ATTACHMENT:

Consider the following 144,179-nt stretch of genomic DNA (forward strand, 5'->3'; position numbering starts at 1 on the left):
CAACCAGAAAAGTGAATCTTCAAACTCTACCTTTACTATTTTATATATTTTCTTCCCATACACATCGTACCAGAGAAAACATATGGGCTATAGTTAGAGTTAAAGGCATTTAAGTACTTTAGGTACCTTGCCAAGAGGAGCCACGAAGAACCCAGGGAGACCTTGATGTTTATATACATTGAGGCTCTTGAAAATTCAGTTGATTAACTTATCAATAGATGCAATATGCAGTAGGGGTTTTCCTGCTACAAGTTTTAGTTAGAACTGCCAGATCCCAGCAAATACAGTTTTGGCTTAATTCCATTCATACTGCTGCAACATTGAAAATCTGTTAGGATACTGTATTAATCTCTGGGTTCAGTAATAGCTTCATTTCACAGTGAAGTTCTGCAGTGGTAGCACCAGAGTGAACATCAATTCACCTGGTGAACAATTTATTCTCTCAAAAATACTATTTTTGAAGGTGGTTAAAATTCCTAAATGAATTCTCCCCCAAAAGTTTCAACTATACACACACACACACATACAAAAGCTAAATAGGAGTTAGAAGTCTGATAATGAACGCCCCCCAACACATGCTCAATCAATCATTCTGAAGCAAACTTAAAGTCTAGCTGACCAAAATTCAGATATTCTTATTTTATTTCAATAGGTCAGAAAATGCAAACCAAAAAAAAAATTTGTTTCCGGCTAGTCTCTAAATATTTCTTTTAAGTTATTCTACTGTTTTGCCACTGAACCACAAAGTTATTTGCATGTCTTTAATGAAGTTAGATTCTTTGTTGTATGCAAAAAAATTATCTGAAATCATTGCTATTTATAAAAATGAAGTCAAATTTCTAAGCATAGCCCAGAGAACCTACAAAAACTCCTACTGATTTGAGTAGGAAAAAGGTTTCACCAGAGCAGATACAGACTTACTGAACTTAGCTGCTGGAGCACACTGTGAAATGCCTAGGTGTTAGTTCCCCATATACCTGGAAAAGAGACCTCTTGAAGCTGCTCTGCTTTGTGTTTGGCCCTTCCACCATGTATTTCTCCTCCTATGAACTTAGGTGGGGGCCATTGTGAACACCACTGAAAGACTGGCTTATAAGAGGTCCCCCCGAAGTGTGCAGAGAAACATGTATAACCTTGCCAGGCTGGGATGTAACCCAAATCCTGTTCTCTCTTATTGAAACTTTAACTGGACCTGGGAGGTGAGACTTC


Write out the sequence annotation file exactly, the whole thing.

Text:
Consider the following 144,179-nt stretch of genomic DNA (forward strand, 5'->3'; position numbering starts at 1 on the left):
CAACCAGAAAAGTGAATCTTCAAACTCTACCTTTACTATTTTATATATTTTCTTCCCATACACATCGTACCAGAGAAAACATATGGGCTATAGTTAGAGTTAAAGGCATTTAAGTACTTTAGGTACCTTGCCAAGAGGAGCCACGAAGAACCCAGGGAGACCTTGATGTTTATATACATTGAGGCTCTTGAAAATTCAGTTGATTAACTTATCAATAGATGCAATATGCAGTAGGGGTTTTCCTGCTACAAGTTTTAGTTAGAACTGCCAGATCCCAGCAAATACAGTTTTGGCTTAATTCCATTCATACTGCTGCAACATTGAAAATCTGTTAGGATACTGTATTAATCTCTGGGTTCAGTAATAGCTTCATTTCACAGTGAAGTTCTGCAGTGGTAGCACCAGAGTGAACATCAATTCACCTGGTGAACAATTTATTCTCTCAAAAATACTATTTTTGAAGGTGGTTAAAATTCCTAAATGAATTCTCCCCCAAAAGTTTCAACTATACACACACACACACATACAAAAGCTAAATAGGAGTTAGAAGTCTGATAATGAACGCCCCCCAACACATGCTCAATCAATCATTCTGAAGCAAACTTAAAGTCTAGCTGACCAAAATTCAGATATTCTTATTTTATTTCAATAGGTCAGAAAATGCAAACCAAAAAAAAAATTTGTTTCCGGCTAGTCTCTAAATATTTCTTTTAAGTTATTCTACTGTTTTGCCACTGAACCACAAAGTTATTTGCATGTCTTTAATGAAGTTAGATTCTTTGTTGTATGCAAAAAAATTATCTGAAATCATTGCTATTTATAAAAATGAAGTCAAATTTCTAAGCATAGCCCAGAGAACCTACAAAAACTCCTACTGATTTGAGTAGGAAAAAGGTTTCACCAGAGCAGATACAGACTTACTGAACTTAGCTGCTGGAGCACACTGTGAAATGCCTAGGTGTTAGTTCCCCATATACCTGGAAAAGAGACCTCTTGAAGCTGCTCTGCTTTGTGTTTGGCCCTTCCACCATGTATTTCTCCTCCTATGAACTTAGGTGGGGGCCATTGTGAACACCACTGAAAGACTGGCTTATAAGAGGTCCCCCCGAAGTGTGCAGAGAAACATGTATAACCTTGCCAGGCTGGGATGTAACCCAAATCCTGTTCTCTCTTATTGAAACTTTAACTGGACCTGGGAGGTGAGACTTC